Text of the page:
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Bioremediation: The Sustainable Clean-Up Solution

By Dulara Kuruppu

With the advent of industrialization and a surging demand for standardized living conditions, it has become more important than ever that we clean up after ourselves. The detrimental effects of our activities have become clearer in recent times, highlighting the importance of implementing an environmentally friendly clean-up solution. This solution comes in the form of an engineered technology known as ‘bioremediation’.

Bioremediation, in the simplest forms, is the usage of microorganisms such as bacteria and fungi to eliminate contaminants, pollutants and toxins in the environment. It has become most useful in current times due to threats arising from modern-day commercial undertakings, including oil spillages and eutrophication, and provides a sustainable method to treat sewage.

The process of bioremediation, simplified.

Bioremediation in Oil Spillages

An important example of the use of bioremediation to clean up oil spills can be seen in the Deepwater Horizon (DWH) oil spill, which left the oil from 4.9 million barrels and 250, 000 metric tons of natural gas on the Gulf of Mexico for almost three months. Researchers from the Gulf of Mexico Research Initiative (GoMRI) discovered that microbes in the water move towards the hydrocarbons (compounds made of carbon and hydrogen atoms, like crude oil and natural gas) and consume them. In the process, they convert them into by-products that are left to be broken down by other organisms.

Due to the frequency of oil spillages in areas such as the Gulf of Mexico, samples of microbes more commonly have the genes for hydrocarbon degradation, making up for 90% of the microbial community. Similar patterns are seen in the seafloor and salt marshes, where microbes undergo anaerobic hydrocarbon degradation due to depleted supplies of oxygen. This is the process of bioremediation in the absence of oxygen, and decomposes pollutants found in the water.

Bioremediation in Treating Rivers, Streams and Estuaries

Eutrophication is the excessive plant and algal growth in water bodies due to an increased availability of nutrients needed for photosynthesis. This fertility of the ecosystem results in the formation of algal blooms, which are sheets of algae and other microorganisms that spread across the surface of the water, preventing the penetration of light or oxygen through to other organisms underwater. It is accelerated by human activities, which introduces sewage, fertilizers and other sources of nutrients into the water, and is known as cultural eutrophication. This consequently results in considerable decline in freshwater resources, fisheries and recreational water bodies.

As a result, bioremediation is extremely beneficial in situations like these, as was found by a study conducted on the effects of bioremediation on a eutrophic lake. This is an example of in situ bioremediation, where the treatment is carried out in the soil or groundwater. Besides being very efficient and environmentally friendly, the bacterial preparation added to the eutrophic water body purified it, decreased its turbidity (the level of clarity in a water sample) and inhibited algae growth. Over time, this method proves to be a cost-effective solution to clearing eutrophic water bodies, and thus improves the water quality and allows underwater organisms to repopulate.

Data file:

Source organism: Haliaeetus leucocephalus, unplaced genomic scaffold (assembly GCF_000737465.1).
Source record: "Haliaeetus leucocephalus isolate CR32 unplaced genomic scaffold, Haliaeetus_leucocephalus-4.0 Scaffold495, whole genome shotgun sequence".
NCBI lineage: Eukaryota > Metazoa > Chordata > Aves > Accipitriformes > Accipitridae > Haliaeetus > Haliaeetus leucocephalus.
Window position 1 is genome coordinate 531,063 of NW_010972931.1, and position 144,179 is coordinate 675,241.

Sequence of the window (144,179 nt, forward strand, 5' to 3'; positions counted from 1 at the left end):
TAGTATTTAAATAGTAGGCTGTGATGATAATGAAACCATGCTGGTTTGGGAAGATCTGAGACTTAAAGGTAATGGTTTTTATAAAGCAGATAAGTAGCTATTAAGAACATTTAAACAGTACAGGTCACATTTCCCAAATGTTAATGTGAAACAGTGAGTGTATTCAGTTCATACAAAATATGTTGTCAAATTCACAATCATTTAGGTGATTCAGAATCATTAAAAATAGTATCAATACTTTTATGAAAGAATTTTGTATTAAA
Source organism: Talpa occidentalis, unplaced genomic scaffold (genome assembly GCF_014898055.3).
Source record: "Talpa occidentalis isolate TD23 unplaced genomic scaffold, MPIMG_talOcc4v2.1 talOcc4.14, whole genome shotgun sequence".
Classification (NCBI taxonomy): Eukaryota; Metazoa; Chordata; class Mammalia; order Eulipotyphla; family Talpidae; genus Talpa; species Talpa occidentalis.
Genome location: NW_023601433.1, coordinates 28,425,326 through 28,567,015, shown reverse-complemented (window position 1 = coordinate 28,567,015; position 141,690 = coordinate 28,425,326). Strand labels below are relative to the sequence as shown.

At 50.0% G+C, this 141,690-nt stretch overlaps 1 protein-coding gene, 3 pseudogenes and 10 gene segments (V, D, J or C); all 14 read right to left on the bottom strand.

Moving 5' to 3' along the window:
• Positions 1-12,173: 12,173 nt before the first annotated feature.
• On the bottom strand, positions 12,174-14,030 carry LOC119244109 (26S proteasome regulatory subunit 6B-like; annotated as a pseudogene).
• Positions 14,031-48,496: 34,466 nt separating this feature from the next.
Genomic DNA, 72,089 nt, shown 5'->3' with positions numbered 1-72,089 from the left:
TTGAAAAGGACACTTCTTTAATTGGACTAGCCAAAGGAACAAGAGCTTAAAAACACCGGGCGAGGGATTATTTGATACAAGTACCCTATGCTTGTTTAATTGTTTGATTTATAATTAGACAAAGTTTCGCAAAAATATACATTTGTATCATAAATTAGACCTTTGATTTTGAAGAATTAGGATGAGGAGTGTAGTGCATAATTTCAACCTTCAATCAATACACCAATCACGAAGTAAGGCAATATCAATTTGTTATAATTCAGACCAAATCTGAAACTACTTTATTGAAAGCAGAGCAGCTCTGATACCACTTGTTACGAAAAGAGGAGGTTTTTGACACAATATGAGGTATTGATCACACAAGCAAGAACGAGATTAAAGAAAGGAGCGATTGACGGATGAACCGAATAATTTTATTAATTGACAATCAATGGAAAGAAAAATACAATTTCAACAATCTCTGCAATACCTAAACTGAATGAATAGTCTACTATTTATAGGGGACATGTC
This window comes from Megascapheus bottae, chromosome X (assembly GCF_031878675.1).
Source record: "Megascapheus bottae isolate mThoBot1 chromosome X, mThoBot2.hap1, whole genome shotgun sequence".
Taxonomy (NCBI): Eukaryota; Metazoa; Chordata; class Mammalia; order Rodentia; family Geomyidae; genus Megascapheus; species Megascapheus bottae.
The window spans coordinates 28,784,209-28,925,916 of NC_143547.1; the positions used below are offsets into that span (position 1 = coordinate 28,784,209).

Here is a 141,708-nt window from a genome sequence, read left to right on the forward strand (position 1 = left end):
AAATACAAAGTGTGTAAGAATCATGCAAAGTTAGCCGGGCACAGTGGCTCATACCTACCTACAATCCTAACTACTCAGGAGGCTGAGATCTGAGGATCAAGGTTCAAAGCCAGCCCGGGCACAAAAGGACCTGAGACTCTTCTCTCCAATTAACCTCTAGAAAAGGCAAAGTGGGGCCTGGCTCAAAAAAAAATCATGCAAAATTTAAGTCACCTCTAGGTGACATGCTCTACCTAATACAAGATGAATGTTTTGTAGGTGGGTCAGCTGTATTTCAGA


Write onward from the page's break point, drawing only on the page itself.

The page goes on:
Bioremediation in Sewage Treatment

Untreated wastewater is also a serious socioeconomic issue. According to the United Nations, around 1.8 billion people, which is almost 23% of our current population, drink water that is contaminated with fecal matter. This can lead to diseases such as dysentery, typhoid and polio, making it critical that we find an efficient way to treat wastewater.

In fact, sewage treatment plants are among the greatest bioremediation enterprises in the world. The in situ process of bioremediation encourages microbes to degrade contaminants through the addition of amendments, known as biostimulation. It may also involve bioaugmentation, where select strains of bacteria are manually added to supplement the microbial population and enhance the rate at which bioremediation occurs. Increasing the concentration of active microorganisms within the treatment environment speeds up the process. The most efficient way to do this is aerobic bioremediation, where oxygen is used up by the microbes. It is optimized by the direct addition of oxygen, or chemical oxidants that break down to release oxygen.

Research suggests that compared to many other methods of wastewater treatment, bioremediation comes out on top as the most effective and economic solution to be used.

Bioremediation serves to enhance many aspects of our modern-day operations, and through further evaluation of this scientific technology, we can hope to discover more feasible uses for it in the future.


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  2. Eutrophication | Definition, Types, Causes, & Effects | Britannica. Accessed 21 Apr. 2023.

  3. “How Microbes Clean up Oil: Lessons From the Deepwater Horizon Oil Spill.” ASM.Org, Accessed 21 Apr. 2023.

  4. Shan, Mingjun, et al. “Study on Bioremediation of Eutrophic Lake.” Journal of Environmental Sciences, vol. 21, Jan. 2009, pp. S16–18. ScienceDirect, Accessed 21 Apr. 2023.

  5. Society, Microbiology. Bioremediation: The Pollution Solution? Accessed 21 Apr. 2023.

  6. US EPA, OLEM. Introduction to In Situ Bioremediation of Groundwater. 22 Apr. 2015, Accessed 21 Apr. 2023.

  7. “Water Pollution Statistics 2022-2021 and 2019-2018 - Ocean Pollution Facts.” GlobeWater, 22 Oct. 2018, Accessed 21 Apr. 2023.

  8. “What Is Bioremediation, and How Does It Work (With Examples)?” Investopedia, Accessed 21 Apr. 2023.

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